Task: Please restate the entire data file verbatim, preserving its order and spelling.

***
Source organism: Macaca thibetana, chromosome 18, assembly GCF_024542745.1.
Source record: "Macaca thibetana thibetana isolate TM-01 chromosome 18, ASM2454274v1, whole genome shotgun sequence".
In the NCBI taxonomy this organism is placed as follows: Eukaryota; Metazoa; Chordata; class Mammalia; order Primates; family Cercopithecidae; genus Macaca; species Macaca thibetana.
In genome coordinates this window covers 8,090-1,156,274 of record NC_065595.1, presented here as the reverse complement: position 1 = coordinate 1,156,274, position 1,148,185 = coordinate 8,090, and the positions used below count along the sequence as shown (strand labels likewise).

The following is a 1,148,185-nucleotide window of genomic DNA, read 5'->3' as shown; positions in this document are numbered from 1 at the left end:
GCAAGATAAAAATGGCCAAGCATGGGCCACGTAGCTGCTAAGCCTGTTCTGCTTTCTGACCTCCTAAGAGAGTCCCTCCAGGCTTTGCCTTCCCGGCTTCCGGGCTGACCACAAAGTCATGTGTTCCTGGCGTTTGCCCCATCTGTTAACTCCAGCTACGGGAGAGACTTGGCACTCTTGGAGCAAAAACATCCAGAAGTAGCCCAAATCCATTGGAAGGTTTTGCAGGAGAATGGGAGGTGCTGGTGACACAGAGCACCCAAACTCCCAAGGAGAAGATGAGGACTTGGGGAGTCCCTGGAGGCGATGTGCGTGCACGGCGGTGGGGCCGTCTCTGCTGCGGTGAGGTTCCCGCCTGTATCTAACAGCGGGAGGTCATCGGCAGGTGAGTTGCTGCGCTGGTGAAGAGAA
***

Source organism: Macaca thibetana, chromosome 18, assembly GCF_024542745.1.
Source record: "Macaca thibetana thibetana isolate TM-01 chromosome 18, ASM2454274v1, whole genome shotgun sequence".
In the NCBI taxonomy this organism is placed as follows: Eukaryota; Metazoa; Chordata; class Mammalia; order Primates; family Cercopithecidae; genus Macaca; species Macaca thibetana.
In genome coordinates this window covers 8,090-1,156,274 of record NC_065595.1, presented here as the reverse complement: position 1 = coordinate 1,156,274, position 1,148,185 = coordinate 8,090, and the positions used below count along the sequence as shown (strand labels likewise).

The following is a 1,148,185-nucleotide window of genomic DNA, read 5'->3' as shown; positions in this document are numbered from 1 at the left end:
GCAAGATAAAAATGGCCAAGCATGGGCCACGTAGCTGCTAAGCCTGTTCTGCTTTCTGACCTCCTAAGAGAGTCCCTCCAGGCTTTGCCTTCCCGGCTTCCGGGCTGACCACAAAGTCATGTGTTCCTGGCGTTTGCCCCATCTGTTAACTCCAGCTACGGGAGAGACTTGGCACTCTTGGAGCAAAAACATCCAGAAGTAGCCCAAATCCATTGGAAGGTTTTGCAGGAGAATGGGAGGTGCTGGTGACACAGAGCACCCAAACTCCCAAGGAGAAGATGAGGACTTGGGGAGTCCCTGGAGGCGATGTGCGTGCACGGCGGTGGGGCCGTCTCTGCTGCGGTGAGGTTCCCGCCTGTATCTAACAGCGGGAGGTCATCGGCAGGTGAGTTGCTGCGCTGGTGAAGAGAA